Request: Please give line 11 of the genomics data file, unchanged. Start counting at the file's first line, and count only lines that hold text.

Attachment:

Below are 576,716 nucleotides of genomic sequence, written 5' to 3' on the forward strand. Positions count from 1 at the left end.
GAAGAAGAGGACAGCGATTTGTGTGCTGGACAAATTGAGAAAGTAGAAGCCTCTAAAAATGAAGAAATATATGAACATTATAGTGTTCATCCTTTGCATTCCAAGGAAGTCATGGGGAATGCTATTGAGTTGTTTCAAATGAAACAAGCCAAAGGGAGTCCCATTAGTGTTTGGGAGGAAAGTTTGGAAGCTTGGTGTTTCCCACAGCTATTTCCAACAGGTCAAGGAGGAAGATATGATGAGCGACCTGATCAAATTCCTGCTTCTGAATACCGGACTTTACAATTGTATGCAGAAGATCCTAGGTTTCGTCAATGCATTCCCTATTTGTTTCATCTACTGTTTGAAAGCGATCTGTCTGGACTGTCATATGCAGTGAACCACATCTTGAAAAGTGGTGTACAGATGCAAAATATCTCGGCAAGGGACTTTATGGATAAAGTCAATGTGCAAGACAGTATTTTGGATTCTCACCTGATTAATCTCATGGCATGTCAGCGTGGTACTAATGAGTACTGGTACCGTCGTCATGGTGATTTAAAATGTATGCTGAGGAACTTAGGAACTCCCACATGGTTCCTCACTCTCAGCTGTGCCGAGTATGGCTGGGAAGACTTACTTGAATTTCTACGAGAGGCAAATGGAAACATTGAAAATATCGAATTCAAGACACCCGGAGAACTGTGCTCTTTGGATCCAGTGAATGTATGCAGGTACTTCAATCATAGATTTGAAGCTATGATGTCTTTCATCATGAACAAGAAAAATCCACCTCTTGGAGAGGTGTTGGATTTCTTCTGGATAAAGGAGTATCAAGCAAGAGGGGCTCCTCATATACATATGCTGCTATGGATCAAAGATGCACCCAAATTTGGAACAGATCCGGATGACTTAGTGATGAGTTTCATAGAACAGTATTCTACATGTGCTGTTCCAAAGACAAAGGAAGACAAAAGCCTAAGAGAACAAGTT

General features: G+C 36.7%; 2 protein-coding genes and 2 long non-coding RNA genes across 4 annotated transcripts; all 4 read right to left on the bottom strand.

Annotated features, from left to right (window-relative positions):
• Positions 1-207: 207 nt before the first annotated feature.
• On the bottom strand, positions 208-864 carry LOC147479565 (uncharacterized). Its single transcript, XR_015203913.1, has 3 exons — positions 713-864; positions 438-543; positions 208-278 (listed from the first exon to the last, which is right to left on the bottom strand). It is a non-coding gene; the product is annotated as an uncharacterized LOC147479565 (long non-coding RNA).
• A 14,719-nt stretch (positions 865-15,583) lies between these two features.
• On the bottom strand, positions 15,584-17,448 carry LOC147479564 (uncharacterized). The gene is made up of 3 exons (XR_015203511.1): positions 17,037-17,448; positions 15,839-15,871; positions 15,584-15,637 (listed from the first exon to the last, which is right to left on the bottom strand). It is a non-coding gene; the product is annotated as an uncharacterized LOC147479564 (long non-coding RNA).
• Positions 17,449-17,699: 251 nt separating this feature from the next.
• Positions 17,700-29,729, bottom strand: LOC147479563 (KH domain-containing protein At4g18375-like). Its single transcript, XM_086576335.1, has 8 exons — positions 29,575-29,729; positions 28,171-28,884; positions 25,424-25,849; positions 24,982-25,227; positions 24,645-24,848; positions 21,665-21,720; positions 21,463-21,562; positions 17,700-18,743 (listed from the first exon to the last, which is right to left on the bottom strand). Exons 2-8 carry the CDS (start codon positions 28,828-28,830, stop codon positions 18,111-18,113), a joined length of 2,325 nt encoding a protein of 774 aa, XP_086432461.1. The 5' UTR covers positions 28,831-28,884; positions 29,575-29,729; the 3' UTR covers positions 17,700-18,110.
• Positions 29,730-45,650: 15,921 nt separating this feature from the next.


• Positions 29,730-45,650: 15,921 nt separating this feature from the next.